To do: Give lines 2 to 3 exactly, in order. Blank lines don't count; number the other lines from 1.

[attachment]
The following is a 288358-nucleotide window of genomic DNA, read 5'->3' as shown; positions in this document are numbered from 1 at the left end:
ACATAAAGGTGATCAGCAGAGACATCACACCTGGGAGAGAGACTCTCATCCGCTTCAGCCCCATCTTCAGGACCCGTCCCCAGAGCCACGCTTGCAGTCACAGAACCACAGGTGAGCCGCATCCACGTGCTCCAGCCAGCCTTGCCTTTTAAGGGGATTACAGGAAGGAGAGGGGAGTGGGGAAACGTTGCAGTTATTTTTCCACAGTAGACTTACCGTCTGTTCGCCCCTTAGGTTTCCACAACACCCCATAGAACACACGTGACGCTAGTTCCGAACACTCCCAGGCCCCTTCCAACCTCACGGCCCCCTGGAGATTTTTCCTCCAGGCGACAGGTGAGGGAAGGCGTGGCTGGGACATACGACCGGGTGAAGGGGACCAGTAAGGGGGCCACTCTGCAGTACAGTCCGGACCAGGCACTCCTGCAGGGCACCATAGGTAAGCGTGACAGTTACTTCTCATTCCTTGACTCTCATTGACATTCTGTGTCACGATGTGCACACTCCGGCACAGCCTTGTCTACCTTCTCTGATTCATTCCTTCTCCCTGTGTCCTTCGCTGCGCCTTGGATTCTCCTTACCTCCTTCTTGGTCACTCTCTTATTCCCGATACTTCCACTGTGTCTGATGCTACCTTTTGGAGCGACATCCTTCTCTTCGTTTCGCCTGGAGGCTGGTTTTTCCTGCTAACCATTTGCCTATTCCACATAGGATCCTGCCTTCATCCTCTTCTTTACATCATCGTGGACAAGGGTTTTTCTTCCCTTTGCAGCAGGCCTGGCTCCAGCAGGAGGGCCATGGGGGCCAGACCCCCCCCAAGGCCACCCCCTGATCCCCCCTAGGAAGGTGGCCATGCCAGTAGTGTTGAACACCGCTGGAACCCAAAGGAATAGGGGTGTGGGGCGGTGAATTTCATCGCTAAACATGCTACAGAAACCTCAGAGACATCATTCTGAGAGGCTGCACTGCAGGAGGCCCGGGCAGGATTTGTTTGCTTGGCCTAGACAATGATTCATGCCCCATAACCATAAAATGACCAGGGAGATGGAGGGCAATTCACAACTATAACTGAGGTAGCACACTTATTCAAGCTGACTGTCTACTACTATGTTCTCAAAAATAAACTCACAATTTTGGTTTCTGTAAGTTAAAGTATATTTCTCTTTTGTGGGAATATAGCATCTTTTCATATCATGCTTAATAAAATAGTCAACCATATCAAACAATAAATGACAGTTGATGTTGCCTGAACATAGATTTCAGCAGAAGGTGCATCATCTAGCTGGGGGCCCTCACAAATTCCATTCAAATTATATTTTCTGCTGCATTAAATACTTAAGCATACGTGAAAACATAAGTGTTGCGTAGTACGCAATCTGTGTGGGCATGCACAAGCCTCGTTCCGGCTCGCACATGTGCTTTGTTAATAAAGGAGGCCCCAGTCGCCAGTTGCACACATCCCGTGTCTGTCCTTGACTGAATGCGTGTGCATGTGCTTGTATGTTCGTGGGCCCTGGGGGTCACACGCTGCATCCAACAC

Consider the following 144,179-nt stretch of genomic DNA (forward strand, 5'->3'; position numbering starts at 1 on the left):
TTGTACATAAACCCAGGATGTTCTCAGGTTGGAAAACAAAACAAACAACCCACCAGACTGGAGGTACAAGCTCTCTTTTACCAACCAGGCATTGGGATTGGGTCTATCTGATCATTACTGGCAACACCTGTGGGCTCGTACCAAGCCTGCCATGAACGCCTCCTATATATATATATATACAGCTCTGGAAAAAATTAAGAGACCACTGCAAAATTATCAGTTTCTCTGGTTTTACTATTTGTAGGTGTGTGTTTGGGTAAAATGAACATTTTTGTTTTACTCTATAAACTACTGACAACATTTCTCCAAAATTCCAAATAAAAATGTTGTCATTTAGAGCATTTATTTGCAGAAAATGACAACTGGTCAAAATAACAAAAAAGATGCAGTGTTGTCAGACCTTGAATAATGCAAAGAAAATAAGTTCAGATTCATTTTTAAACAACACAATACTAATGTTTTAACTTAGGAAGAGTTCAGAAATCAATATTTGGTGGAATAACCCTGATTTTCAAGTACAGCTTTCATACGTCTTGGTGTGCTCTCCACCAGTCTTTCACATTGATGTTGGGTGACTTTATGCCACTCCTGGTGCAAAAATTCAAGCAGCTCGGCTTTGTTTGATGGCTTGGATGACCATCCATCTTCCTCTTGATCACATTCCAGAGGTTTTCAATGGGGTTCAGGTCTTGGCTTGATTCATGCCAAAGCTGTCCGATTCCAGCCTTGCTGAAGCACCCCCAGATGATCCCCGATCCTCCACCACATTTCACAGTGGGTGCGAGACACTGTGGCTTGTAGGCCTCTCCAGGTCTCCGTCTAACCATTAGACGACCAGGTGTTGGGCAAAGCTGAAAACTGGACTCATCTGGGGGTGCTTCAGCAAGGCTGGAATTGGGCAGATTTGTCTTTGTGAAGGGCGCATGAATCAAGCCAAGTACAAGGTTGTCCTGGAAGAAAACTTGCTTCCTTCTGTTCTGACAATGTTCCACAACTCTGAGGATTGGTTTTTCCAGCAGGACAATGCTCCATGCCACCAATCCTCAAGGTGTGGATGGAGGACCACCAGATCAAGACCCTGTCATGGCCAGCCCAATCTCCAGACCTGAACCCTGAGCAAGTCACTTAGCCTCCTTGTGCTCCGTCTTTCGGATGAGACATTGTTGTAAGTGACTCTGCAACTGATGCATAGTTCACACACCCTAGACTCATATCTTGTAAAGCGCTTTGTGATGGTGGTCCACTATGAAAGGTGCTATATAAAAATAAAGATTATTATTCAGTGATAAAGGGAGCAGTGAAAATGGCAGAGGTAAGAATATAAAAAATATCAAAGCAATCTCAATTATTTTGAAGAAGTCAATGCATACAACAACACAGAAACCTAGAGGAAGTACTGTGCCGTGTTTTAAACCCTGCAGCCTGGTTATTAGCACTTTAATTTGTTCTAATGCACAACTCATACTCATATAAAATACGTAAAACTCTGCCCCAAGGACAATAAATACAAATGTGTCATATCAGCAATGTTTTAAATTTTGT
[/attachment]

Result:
ACATAAAGGTGATCAGCAGAGACATCACACCTGGGAGAGAGACTCTCATCCGCTTCAGCCCCATCTTCAGGACCCGTCCCCAGAGCCACGCTTGCAGTCACAGAACCACAGGTGAGCCGCATCCACGTGCTCCAGCCAGCCTTGCCTTTTAAGGGGATTACAGGAAGGAGAGGGGAGTGGGGAAACGTTGCAGTTATTTTTCCACAGTAGACTTACCGTCTGTTCGCCCCTTAGGTTTCCACAACACCCCATAGAACACACGTGACGCTAGTTCCGAACACTCCCAGGCCCCTTCCAACCTCACGGCCCCCTGGAGATTTTTCCTCCAGGCGACAGGTGAGGGAAGGCGTGGCTGGGACATACGACCGGGTGAAGGGGACCAGTAAGGGGGCCACTCTGCAGTACAGTCCGGACCAGGCACTCCTGCAGGGCACCATAGGTAAGCGTGACAGTTACTTCTCATTCCTTGACTCTCATTGACATTCTGTGTCACGATGTGCACACTCCGGCACAGCCTTGTCTACCTTCTCTGATTCATTCCTTCTCCCTGTGTCCTTCGCTGCGCCTTGGATTCTCCTTACCTCCTTCTTGGTCACTCTCTTATTCCCGATACTTCCACTGTGTCTGATGCTACCTTTTGGAGCGACATCCTTCTCTTCGTTTCGCCTGGAGGCTGGTTTTTCCTGCTAACCATTTGCCTATTCCACATAGGATCCTGCCTTCATCCTCTTCTTTACATCATCGTGGACAAGGGTTTTTCTTCCCTTTGCAGCAGGCCTGGCTCCAGCAGGAGGGCCATGGGGGCCAGACCCCCCCCAAGGCCACCCCCTGATCCCCCCTAGGAAGGTGGCCATGCCAGTAGTGTTGAACACCGCTGGAACCCAAAGGAATAGGGGTGTGGGGCGGTGAATTTCATCGCTAAACATGCTACAGAAACCTCAGAGACATCATTCTGAGAGGCTGCACTGCAGGAGGCCCGGGCAGGATTTGTTTGCTTGGCCTAGACAATGATTCATGCCCCATAACCATAAAATGACCAGGGAGATGGAGGGCAATTCACAACTATAACTGAGGTAGCACACTTATTCAAGCTGACTGTCTACTACTATGTTCTCAAAAATAAACTCACAATTTTGGTTTCTGTAAGTTAAAGTATATTTCTCTTTTGTGGGAATATAGCATCTTTTCATATCATGCTTAATAAAATAGTCAACCATATCAAACAATAAATGACAGTTGATGTTGCCTGAACATAGATTTCAGCAGAAGGTGCATCATCTAGCTGGGGGCCCTCACAAATTCCATTCAAATTATATTTTCTGCTGCATTAAATACTTAAGCATACGTGAAAACATAAGTGTTGCGTAGTACGCAATCTGTGTGGGCATGCACAAGCCTCGTTCCGGCTCGCACATGTGCTTTGTTAATAAAGGAGGCCCCAGTCGCCAGTTGCACACATCCCGTGTCTGTCCTTGACTGAATGCGTGTGCATGTGCTTGTATGTTCGTGGGCCCTGGGGGTCACACGCTGCATCCAACAC

Consider the following 144,179-nt stretch of genomic DNA (forward strand, 5'->3'; position numbering starts at 1 on the left):